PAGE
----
I’m Addicted to Sugar

Categories: Food Addiction

I'm Addicted to SugarIt’s the middle of the day and you’re at work, craving a candy bar. There isn’t much to do, and your co-worker has a candy dish on her desk. You walk over, make some conversation, but your eyes keep focused on the candy. She pushes it forward and offers you some. “Ah, finally”, you think, as you take a handful of chocolate from the dish and eat it piece by piece listening to her story, and then it hits you, the rush from sugar, you feel so much better. You nod and turn away, go back to your desk. An hour later, you feel the same way again. You think, “Oh no, I’m addicted to sugar”.

 

Sugar addiction can be compared to heroin addiction. It effects the endorphins and serotonin, both feel good neuroreceptors in the brain. What is a neuroreceptor? It is a part of the brain that brings information from one cell to another. When there is an excess of endorphins or serotonin, you feel good. When they are low, you feel bad. Sugar can increase, temporarily, serotonin and endorphins (also known as the ones that kick in when you’re in pain) so you feel good. But is that good feeling a good thing? It can be bad for you, physically and mentally. Many people are addicted to sugar and they don’t even know it.

 

Sugar addiction can come with cravings, withdrawal and binges. You glucose levels can go up and down, bringing your body and mood with it. Feeling fatigued near the end of the day? It could be low blood sugar. It can be many people’s first, and only, addiction. It may not be as dangerous as nicotine or heroin, but it has several potential effects on your health, such as type 2 diabetes, obesity, heart problems, cholesterol, and even cancer.

 

Food is full of sugar, and if you’re on the road a lot, you’re going to get caught up in eating a lot of sugary foods. Foods loaded with carbohydrates, are also considered sugar, and part of the addiction, because a carbohydrate breaks down into sugar, and spikes the blood sugar, where a fruit would have fibre to slow the breakdown and stop the extreme glucose spike. An average person consumes about 20-30 teaspoons of sugar a day. It is found in things you wouldn’t think of it in: cereal, soup, salad dressing, spaghetti sauces, and most of ketchup is actually sugar.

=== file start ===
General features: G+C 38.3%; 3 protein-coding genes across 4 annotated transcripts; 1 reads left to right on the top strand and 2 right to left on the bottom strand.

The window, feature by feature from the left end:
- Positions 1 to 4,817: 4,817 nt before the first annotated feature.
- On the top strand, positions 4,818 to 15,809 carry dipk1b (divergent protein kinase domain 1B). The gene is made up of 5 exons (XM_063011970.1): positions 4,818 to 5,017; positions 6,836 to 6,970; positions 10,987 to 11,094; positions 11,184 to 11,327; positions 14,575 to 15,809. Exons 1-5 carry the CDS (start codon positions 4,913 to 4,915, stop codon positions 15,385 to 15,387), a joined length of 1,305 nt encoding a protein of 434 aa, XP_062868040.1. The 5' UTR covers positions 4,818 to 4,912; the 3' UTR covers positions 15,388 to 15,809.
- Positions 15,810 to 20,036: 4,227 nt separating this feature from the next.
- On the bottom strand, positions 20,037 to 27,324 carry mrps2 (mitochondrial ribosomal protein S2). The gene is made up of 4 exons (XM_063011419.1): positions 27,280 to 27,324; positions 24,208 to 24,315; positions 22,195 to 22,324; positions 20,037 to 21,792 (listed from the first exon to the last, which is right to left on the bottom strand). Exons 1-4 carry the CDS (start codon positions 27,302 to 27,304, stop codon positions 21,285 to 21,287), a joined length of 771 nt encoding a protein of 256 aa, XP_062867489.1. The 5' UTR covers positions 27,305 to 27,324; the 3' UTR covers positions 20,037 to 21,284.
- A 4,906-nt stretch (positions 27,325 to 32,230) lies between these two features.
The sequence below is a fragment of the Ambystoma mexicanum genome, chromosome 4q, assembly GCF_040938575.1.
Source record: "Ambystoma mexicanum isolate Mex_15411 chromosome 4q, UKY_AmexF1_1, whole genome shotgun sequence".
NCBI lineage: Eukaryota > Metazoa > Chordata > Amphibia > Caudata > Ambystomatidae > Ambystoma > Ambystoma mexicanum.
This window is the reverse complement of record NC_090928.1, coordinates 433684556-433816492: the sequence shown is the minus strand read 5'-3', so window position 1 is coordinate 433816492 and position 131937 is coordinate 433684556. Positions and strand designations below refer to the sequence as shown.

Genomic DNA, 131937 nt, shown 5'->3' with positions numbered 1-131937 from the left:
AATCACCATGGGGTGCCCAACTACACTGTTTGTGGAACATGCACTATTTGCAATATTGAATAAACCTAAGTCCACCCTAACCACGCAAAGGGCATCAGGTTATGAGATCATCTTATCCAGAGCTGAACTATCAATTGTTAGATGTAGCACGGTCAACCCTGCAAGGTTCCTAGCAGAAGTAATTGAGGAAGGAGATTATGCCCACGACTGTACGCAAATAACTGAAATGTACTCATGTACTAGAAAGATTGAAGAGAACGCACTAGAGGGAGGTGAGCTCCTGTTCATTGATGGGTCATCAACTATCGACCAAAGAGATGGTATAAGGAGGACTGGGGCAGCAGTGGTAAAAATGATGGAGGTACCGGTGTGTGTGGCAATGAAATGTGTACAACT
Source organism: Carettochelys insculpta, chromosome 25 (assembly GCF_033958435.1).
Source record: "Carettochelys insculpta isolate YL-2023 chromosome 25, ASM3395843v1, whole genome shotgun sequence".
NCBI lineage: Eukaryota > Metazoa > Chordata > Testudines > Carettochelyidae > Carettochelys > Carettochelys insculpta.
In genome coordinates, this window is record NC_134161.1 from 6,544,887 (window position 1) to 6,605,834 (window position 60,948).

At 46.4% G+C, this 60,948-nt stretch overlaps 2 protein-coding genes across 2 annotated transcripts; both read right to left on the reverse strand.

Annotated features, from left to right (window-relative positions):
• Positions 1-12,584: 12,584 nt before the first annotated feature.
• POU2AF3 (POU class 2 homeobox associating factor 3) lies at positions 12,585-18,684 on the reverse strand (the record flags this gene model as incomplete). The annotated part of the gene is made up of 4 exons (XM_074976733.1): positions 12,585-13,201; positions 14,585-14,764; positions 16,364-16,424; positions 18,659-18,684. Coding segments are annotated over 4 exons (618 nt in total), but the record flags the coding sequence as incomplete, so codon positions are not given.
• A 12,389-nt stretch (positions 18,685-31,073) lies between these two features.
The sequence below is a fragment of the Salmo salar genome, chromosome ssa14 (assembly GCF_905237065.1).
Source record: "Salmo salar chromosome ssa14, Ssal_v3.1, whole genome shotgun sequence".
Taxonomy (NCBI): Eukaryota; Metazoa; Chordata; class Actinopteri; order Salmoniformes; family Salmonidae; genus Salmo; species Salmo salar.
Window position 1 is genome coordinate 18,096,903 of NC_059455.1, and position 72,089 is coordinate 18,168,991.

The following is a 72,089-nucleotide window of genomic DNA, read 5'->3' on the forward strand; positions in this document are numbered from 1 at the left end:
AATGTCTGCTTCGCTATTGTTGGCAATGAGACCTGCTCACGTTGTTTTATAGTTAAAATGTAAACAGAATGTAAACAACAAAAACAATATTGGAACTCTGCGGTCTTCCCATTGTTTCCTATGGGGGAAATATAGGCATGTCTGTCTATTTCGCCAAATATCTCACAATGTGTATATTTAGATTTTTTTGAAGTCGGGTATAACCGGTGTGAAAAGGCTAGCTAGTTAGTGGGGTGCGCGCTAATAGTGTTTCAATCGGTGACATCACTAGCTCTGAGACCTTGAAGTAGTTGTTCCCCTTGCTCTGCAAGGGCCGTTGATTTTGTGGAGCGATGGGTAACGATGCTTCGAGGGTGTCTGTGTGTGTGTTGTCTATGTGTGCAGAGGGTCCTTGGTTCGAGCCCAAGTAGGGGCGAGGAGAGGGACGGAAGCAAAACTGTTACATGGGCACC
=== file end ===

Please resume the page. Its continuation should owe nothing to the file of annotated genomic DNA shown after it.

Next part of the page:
Sugar is an addictive substance, and you can be pulled in by its taste. Many people prefer a fast food burger to a home cooked one simply because there are so many carbohydrates, and a lot of sugar in the food. It’s easier than making your own and relatively inexpensive, so it’s good for when you’re having a long day at work. Who wants to cook when they’ve been working all day? Sugar, as well as high fructose corn syrup, and dextrose all have similar dangers, and are all found in many of the things we eat and drink, either at home or on the run.

 

 I’m Addicted to Sugar: Avoiding the Sugar Rush

Read the package labels and don’t just check for sugars, check for carbohydrates and fibre as well, because fibre breaks down the sugar, so it converts to glucose slowly, and your blood sugar doesn’t spike, so it doesn’t crash, leaving the nasty effects of flu like symptoms and fatigue, afterwards. If you crave sugar because of boredom, try to substitute it with something else.

 

Some people swear by sugar substitutes, and others can’t stand them; they may increase real sugar cravings. Studies are still being done on sugar substitutes. Eat an apple instead of the candy in your co-workers dish. Pass up on desserts except for on special occasions. Definitely don’t cut it completely out of your diet at once, that is the easiest way to fail, and you’ll feel terrible, physically and mentally, too. Cut it out slowly, piece by piece, literally. Some people just prefer sweet foods, and that is okay, you can replace them with sweet fruits. Take vitamins and supplements, but not too many. If you’re addicted to sugar, you have to admit it, and you can beat it. It isn’t as terrible as a hard drug, and you can treat yourself once in a while.

Doriet von Fircks

About the author

Doriet von Fircks is a health practitioner and a nutrition expert.
She specializes in food related problems, such as food addiction.
After reading many articles about food addiction, especially lots of scientific journals, she realized that there was hardly any discussion about food addiction from a scientific perspective.
She updates the site frequently, ensuring that the latest scientific findings are always featured on FoodAddictionScience.com. If you have questions about this site or suggestions for improvement, please feel free to contact her.